State Halts New Admissions to Nursing Home Amid Abuse Allegations

A recently published local news article discusses allegations of abuse that have resulted in state authorities preventing a privately owned nursing facility from admitting new residents until the allegations are properly investigated and any necessary remedial action is taken. Although the report notes that state prosecutors appear unlikely to pursue criminal charges against the parties responsible for the alleged abuse, victims of the abuse or neglect may still have claims for financial damages by filing a civil nursing home abuse or nursing home neglect lawsuit with the help of experienced legal counsel.

State Administrative Report Details Abuse Against at Least Eight Residents

According to the report, the state regulatory authority was the first to receive notice that there was possible abuse or neglect occurring at the Brookhaven Manor nursing home in Kingsport, Tennessee. Authorities suspended the nursing home from taking new residents after an initial investigation found credible evidence corroborating the claims of abuse and neglect.

While these reports of abuse and neglect detail conduct that would certainly be criminal under state law, the prosecuting attorney’s office expressed doubt that any charges would be pursued. The attorney noted frustration with the fact that his office was not notified of any of the allegations or allowed to perform any investigation until after the state administratively sanctioned the home. This compromised the investigation by giving allegedly culpable parties an opportunity to tamper with evidence of wrongdoing.

Law Enforcement Can Offer Limited Help to Victims of Nursing Home Abuse

Criminal acts of nursing home abuse and neglect are common nationwide, but charges seeking to hold the responsible parties criminally accountable for the harm that was done are rarely pursued. One reason charges may be difficult to successfully pursue comes from the inherently poor quality of communications between residents and nursing home staff, as well as the lack of a consistent chain of oversight to ensure allegations make their way to the appropriate parties.

A breakdown of communication at any point between the reporting of abuse to nursing home staff and the notification of state and federal law enforcement authorities (and ultimately prosecutors) can prevent charges from being successful.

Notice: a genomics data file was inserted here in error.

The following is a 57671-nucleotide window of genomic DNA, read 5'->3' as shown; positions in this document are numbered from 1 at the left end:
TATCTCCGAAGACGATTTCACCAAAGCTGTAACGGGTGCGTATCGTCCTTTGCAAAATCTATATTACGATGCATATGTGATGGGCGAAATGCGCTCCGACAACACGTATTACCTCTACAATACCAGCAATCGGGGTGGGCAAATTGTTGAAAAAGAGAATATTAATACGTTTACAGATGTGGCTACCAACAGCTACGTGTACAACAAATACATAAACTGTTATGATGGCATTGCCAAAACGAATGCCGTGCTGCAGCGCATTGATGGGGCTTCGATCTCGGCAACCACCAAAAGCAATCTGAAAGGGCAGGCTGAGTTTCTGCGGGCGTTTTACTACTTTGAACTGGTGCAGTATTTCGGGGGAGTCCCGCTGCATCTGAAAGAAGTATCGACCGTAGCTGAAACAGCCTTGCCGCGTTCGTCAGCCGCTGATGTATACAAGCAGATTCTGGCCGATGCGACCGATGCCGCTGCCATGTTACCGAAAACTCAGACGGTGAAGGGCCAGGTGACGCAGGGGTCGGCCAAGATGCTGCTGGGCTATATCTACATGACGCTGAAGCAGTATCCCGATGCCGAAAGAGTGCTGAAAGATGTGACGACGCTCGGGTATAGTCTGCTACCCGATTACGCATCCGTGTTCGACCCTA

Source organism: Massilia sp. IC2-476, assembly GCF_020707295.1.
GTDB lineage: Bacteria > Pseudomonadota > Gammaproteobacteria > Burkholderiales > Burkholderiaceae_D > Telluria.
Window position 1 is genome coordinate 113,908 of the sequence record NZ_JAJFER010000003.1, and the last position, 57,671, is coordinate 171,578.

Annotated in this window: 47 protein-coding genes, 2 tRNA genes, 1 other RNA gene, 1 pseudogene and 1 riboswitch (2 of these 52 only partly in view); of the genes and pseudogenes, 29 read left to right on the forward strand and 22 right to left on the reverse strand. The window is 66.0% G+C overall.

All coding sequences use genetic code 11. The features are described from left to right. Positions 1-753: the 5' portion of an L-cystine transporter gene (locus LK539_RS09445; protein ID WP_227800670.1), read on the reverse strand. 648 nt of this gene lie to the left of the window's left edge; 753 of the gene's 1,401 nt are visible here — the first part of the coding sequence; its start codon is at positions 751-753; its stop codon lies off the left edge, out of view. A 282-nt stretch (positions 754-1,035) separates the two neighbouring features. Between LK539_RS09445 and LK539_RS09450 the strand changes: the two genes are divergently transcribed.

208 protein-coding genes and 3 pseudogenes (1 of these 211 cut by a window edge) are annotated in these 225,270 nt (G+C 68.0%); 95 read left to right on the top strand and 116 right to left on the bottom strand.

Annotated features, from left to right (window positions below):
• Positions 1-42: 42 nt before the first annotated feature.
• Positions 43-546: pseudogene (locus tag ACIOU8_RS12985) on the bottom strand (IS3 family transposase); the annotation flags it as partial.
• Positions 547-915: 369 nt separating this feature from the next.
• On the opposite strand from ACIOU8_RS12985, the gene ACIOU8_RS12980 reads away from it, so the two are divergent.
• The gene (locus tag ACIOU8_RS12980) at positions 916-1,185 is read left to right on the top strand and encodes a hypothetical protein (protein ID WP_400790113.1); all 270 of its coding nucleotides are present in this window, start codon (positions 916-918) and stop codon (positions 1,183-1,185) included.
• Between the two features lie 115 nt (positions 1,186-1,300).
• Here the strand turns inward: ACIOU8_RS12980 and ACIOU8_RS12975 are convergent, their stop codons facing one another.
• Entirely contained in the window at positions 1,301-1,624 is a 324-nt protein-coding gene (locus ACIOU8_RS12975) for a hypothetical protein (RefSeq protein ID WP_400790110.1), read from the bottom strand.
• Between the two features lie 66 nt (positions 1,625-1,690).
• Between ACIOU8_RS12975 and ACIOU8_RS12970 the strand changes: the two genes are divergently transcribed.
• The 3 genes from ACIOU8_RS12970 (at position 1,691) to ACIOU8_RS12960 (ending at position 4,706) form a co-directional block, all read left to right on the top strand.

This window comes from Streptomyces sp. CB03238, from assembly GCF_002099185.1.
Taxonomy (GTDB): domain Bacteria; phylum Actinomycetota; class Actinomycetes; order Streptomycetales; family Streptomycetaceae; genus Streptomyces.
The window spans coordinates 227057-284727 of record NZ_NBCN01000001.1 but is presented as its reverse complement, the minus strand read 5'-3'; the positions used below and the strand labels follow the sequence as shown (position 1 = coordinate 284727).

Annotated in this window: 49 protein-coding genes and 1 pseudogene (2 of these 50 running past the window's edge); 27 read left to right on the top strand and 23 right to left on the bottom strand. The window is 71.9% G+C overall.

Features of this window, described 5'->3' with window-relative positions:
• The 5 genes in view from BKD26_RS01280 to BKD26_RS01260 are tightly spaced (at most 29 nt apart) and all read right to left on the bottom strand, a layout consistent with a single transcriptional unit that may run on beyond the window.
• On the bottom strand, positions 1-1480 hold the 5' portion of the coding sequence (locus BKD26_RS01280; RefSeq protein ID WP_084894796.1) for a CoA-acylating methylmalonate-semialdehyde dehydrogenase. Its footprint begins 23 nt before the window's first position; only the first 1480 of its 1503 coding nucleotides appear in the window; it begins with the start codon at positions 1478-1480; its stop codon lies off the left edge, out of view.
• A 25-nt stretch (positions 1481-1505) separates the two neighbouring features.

When Criminal Charges Are Not Possible, Civil Relief May Be an Option

Although criminal charges are not always an option for victims of nursing home abuse or neglect, civil claims for relief may remain an option. These claims are often more successful at holding responsible parties accountable for nursing home abuse. Whether there are allegations of an intentional assault, sexual abuse, hygienic neglect, or violations of residents’ privacy, a nursing home abuse lawsuit could help residents and their loved ones get to the bottom of abuse allegations and pursue justice for those hurt by these acts.

Is Your Loved One at Risk?

If you or a loved one has suffered from acts or omissions that may constitute nursing home abuse or neglect, financial compensation may be appropriate. Contacting a Maryland, Virginia, and D.C. nursing home abuse attorney may be the first step toward obtaining relief. The qualified Maryland nursing home abuse lawyers at Lebowitz & Mzhen Personal Injury Lawyers offer representation and counsel to victims of nursing home abuse. At Lebowitz & Mzhen, we represent clients in Maryland, Northern Virginia, and the Washington, D.C. area in all types of nursing home abuse and malpractice cases. Contact us by calling toll-free at 1-800-654-1949 or using our online form to schedule a no-obligation consultation to discuss your case today.

More Blog Posts:

Appellate Court Reverses Lower Court’s Dismissal of Plaintiff’s Nursing Home Slip-and-Fall Lawsuit, Maryland Nursing Home Lawyer Blog, published January 6, 2017.

State Passes Bill Providing Cameras in Nursing Home Facilities in Hopes of Decreasing Nursing Home Abuse and Neglect, Maryland Nursing Home Lawyer Blog, published December 21, 2016.

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